Massachusetts State Senator Eric Lesser, right, lost his bid for the Democratic nomination for lieutenant governor. His candidacy drew the support of former President Barack Obama.
Jonathan Wiggs/The Boston Globe via Getty Images)
September 7, 2022 2:07 PM EDT

As expected, state Attorney General Maura Healey won the Democratic nomination for Massachusetts governor Tuesday, months after she effectively cleared the field and strode one step closer to making history as the first woman elected to lead the commonwealth and potentially break another ceiling as the first lesbian in the country elected to the corner office in a statehouse.

Big? Sure. And more on what Healey’s political future might look like below. But her win was not the real Democratic headline coming out of Boston on Tuesday.

Instead, it was the slow-boil drama about Healey’s running mate that kept Bay State insiders humming with the slightest uncertainty. That’s because one candidate in the lieutenant governor race had the state’s party leaders behind her, and the other had the clear backing of Barack Obama.

It was scarcely a secret that the Massachusetts Democratic Party favored Salem Mayor Kimberley Driscoll as a running mate for Healey, over state senator Eric Lesser, a 30-something idealist who got his start working on Obama’s first campaign even before graduating from college.

Both candidates had their own appeals to the party base in Massachusetts, even if there wasn’t a ton of daylight between them, or with state Rep. Tami Gouveia who placed a distant third. Driscoll campaigned as a steady insider, an even-handed figure who would help Healey shore up her support among female voters; the Healey-Driscoll ticket is the first time Massachusetts voters picked an all-female team for governor and lieutenant governor. Lesser, meanwhile, was a technocrat’s dream candidate, a former West Wing aide who worked on economic policy after graduating from his roles as human answering machine and one-man luggage manager.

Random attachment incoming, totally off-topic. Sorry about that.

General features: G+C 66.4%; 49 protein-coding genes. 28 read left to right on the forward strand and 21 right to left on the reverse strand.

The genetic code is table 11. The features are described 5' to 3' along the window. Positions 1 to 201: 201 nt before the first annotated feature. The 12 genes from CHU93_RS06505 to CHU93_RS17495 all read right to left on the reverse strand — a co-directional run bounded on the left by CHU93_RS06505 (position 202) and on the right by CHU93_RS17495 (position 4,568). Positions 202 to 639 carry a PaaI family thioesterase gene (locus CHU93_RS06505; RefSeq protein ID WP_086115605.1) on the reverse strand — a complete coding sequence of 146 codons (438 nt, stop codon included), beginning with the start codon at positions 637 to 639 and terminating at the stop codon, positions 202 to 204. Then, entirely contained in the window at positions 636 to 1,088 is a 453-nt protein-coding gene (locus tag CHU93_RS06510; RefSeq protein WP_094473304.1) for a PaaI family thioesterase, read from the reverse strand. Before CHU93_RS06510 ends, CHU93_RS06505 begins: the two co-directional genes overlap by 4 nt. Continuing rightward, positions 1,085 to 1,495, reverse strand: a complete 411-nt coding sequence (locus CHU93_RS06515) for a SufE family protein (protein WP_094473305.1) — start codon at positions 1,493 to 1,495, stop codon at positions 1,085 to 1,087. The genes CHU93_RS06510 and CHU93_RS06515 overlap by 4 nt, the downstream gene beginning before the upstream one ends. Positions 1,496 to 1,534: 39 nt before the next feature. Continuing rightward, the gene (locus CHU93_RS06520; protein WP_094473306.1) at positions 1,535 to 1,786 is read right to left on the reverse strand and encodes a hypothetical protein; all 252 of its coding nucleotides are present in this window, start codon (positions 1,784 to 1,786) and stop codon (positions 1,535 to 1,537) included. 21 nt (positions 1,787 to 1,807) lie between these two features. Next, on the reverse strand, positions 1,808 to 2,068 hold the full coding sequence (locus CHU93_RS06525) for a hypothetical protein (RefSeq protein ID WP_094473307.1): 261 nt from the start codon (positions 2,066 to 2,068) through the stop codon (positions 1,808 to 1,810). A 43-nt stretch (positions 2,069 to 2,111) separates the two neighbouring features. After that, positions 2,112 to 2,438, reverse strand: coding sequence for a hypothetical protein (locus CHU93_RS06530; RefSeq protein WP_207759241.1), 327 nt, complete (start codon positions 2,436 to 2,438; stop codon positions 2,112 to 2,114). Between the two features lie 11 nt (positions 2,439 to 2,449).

[A needed disclosure and background: I have been friendly with Lesser for 15 years, dating to our mutual days traipsing through New Hampshire at the start of Obama’s nascent bid. I am not unique in that regard among the press corps. In the White House, Lesser was the gatekeeper for Obama alter-ego David Axelrod, who hosted fundraisers for his former aide.]

Healey, of course, kept publicly neutral. But Driscoll won the endorsement at the state party convention in June and immediately became the person to beat. Lesser had seen the play before; after all, the unofficial posture of the Democratic Party in 2008 was that it was Hillary Clinton’s nomination to lose, until Obama’s team short-circuited that conventional wisdom.

Still, an Obamaesque come-from-behind campaign is a once-in-a-generation accomplishment. And while the Obama alumni network came out in force and helped Lesser stay competitive in the money race, it couldn’t match the power of a state political machine or an outside super PAC powered, in part, with Republican developers’ dollars. Even Lesser landing the coveted status symbol of a photo-op walking and chatting with his former top boss in Martha’s Vineyard wasn’t enough to spook the state party.

But while the lieutenant governor race stoked plenty of drama, Healey’s glide path to her party’s nomination is teeing up different conversations.

Massachusetts has an open race for governor this year. Charlie Baker, the popular Republican incumbent, opted for the exits after ex-President Donald Trump endorsed a primary challenger, Geoff Diehl, who won Tuesday night. It mirrored Maryland Gov. Larry Hogan’s choice to bypass another election. The same can be said for Arizona Gov. Doug Ducey. Rather than fight the MAGA Movement, the trio opted to find easier lives.

With Diehl as the nominee, Massachusetts is one of the Democratic Party’s ripest chances to reduce their deficit in governorships. Republicans have a six-seat advantage over Democrats at the moment, although Trump-like GOP candidates in multiple states puts that number on shaky ground. Democratic meddling to boost perceived extremists hasn’t hurt, either. (Unless, of course, those extremists win.)

Healey’s now expected to win in the fall, raising new questions about her future. Few political insiders credibly think Healey’s political career ends on Beacon Hill, and it’s entirely possible she could eventually be plucked for a federal posting. She’s been on the forefront of gun violence prevention for years, sued the Donald Trump administration almost 100 times, and has a turnkey LGBTQ fundraising advantage nationally that is potentially second only to Transportation Secretary Pete Buttigieg.

And bear in mind: the governor’s office in Boston isn’t a terrible launching pad for a presidential run: of the last six CEOs of Massachusetts, four have sought the White House. Two—Michael Dukakis and Mitt Romney—captured the nomination. Of course, neither won.

Still, three of those four presidential contenders were white dudes, and all were straight. And, in a Democratic Party looking for change, a lesbian trainblazer with a powerful donor Rolodex could be mighty appealing, if not in 2024, then in 2028 or beyond. Massachusetts Democrats are betting this isn’t Healey’s last act. And, quietly, the most popular Democrat in the country—who has an estate on Martha’s Vineyard—suspects Lesser’s final act isn’t written, either.

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Write to Philip Elliott at philip.elliott@time.com.

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